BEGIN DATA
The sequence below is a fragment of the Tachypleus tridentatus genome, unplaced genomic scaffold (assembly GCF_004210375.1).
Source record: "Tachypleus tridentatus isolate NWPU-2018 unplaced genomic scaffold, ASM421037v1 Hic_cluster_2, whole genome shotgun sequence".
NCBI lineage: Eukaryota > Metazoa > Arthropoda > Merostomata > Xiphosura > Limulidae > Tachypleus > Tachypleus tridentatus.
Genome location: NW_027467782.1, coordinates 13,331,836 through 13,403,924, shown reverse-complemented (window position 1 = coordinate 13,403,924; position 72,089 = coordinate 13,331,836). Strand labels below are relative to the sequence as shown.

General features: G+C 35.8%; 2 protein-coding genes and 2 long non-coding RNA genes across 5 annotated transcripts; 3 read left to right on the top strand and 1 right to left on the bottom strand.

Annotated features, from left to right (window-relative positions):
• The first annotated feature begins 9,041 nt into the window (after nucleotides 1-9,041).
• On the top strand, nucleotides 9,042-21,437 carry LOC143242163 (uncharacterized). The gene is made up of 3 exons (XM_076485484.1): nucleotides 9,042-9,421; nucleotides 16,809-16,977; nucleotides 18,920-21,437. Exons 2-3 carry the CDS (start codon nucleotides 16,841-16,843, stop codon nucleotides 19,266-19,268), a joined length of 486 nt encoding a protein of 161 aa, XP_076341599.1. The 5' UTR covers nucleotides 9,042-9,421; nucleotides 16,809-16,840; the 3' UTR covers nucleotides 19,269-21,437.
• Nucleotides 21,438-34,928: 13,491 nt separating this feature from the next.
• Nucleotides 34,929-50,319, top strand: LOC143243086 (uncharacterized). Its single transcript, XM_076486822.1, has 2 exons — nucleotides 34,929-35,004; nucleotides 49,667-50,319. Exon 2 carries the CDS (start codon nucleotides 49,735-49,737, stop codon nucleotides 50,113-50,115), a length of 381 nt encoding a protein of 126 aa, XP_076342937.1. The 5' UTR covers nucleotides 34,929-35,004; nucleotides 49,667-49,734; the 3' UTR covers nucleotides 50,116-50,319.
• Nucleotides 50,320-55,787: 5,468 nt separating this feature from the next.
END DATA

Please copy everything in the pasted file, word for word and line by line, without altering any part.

The sequence below is a fragment of the Tachypleus tridentatus genome, unplaced genomic scaffold (assembly GCF_004210375.1).
Source record: "Tachypleus tridentatus isolate NWPU-2018 unplaced genomic scaffold, ASM421037v1 Hic_cluster_2, whole genome shotgun sequence".
NCBI lineage: Eukaryota > Metazoa > Arthropoda > Merostomata > Xiphosura > Limulidae > Tachypleus > Tachypleus tridentatus.
Genome location: NW_027467782.1, coordinates 13,331,836 through 13,403,924, shown reverse-complemented (window position 1 = coordinate 13,403,924; position 72,089 = coordinate 13,331,836). Strand labels below are relative to the sequence as shown.

General features: G+C 35.8%; 2 protein-coding genes and 2 long non-coding RNA genes across 5 annotated transcripts; 3 read left to right on the top strand and 1 right to left on the bottom strand.

Annotated features, from left to right (window-relative positions):
• The first annotated feature begins 9,041 nt into the window (after nucleotides 1-9,041).
• On the top strand, nucleotides 9,042-21,437 carry LOC143242163 (uncharacterized). The gene is made up of 3 exons (XM_076485484.1): nucleotides 9,042-9,421; nucleotides 16,809-16,977; nucleotides 18,920-21,437. Exons 2-3 carry the CDS (start codon nucleotides 16,841-16,843, stop codon nucleotides 19,266-19,268), a joined length of 486 nt encoding a protein of 161 aa, XP_076341599.1. The 5' UTR covers nucleotides 9,042-9,421; nucleotides 16,809-16,840; the 3' UTR covers nucleotides 19,269-21,437.
• Nucleotides 21,438-34,928: 13,491 nt separating this feature from the next.
• Nucleotides 34,929-50,319, top strand: LOC143243086 (uncharacterized). Its single transcript, XM_076486822.1, has 2 exons — nucleotides 34,929-35,004; nucleotides 49,667-50,319. Exon 2 carries the CDS (start codon nucleotides 49,735-49,737, stop codon nucleotides 50,113-50,115), a length of 381 nt encoding a protein of 126 aa, XP_076342937.1. The 5' UTR covers nucleotides 34,929-35,004; nucleotides 49,667-49,734; the 3' UTR covers nucleotides 50,116-50,319.
• Nucleotides 50,320-55,787: 5,468 nt separating this feature from the next.